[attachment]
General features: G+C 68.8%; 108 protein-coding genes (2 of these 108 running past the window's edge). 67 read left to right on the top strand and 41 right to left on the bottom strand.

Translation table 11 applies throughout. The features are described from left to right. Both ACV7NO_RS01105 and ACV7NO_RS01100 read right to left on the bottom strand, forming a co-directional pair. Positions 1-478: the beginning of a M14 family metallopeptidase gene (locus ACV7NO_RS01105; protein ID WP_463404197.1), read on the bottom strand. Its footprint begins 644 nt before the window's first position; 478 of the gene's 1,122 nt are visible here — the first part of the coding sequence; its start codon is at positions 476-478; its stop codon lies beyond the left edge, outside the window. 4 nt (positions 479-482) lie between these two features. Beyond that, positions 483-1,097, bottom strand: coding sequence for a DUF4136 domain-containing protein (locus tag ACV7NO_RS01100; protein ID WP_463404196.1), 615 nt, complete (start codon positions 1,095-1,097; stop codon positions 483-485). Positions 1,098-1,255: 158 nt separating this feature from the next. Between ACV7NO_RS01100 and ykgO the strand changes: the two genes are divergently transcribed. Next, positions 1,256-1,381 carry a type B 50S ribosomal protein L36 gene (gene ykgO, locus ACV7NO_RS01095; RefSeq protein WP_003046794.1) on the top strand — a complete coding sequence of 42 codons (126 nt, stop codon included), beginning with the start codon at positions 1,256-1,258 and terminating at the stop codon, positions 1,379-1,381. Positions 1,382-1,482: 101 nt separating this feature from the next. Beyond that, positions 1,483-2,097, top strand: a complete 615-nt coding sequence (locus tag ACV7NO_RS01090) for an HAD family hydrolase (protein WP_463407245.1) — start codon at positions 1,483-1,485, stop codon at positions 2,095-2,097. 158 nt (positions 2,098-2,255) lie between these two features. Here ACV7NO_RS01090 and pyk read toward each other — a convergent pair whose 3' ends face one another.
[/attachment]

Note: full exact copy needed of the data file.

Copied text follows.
General features: G+C 68.8%; 108 protein-coding genes (2 of these 108 running past the window's edge). 67 read left to right on the top strand and 41 right to left on the bottom strand.

Translation table 11 applies throughout. The features are described from left to right. Both ACV7NO_RS01105 and ACV7NO_RS01100 read right to left on the bottom strand, forming a co-directional pair. Positions 1-478: the beginning of a M14 family metallopeptidase gene (locus ACV7NO_RS01105; protein ID WP_463404197.1), read on the bottom strand. Its footprint begins 644 nt before the window's first position; 478 of the gene's 1,122 nt are visible here — the first part of the coding sequence; its start codon is at positions 476-478; its stop codon lies beyond the left edge, outside the window. 4 nt (positions 479-482) lie between these two features. Beyond that, positions 483-1,097, bottom strand: coding sequence for a DUF4136 domain-containing protein (locus tag ACV7NO_RS01100; protein ID WP_463404196.1), 615 nt, complete (start codon positions 1,095-1,097; stop codon positions 483-485). Positions 1,098-1,255: 158 nt separating this feature from the next. Between ACV7NO_RS01100 and ykgO the strand changes: the two genes are divergently transcribed. Next, positions 1,256-1,381 carry a type B 50S ribosomal protein L36 gene (gene ykgO, locus ACV7NO_RS01095; RefSeq protein WP_003046794.1) on the top strand — a complete coding sequence of 42 codons (126 nt, stop codon included), beginning with the start codon at positions 1,256-1,258 and terminating at the stop codon, positions 1,379-1,381. Positions 1,382-1,482: 101 nt separating this feature from the next. Beyond that, positions 1,483-2,097, top strand: a complete 615-nt coding sequence (locus tag ACV7NO_RS01090) for an HAD family hydrolase (protein WP_463407245.1) — start codon at positions 1,483-1,485, stop codon at positions 2,095-2,097. 158 nt (positions 2,098-2,255) lie between these two features. Here ACV7NO_RS01090 and pyk read toward each other — a convergent pair whose 3' ends face one another.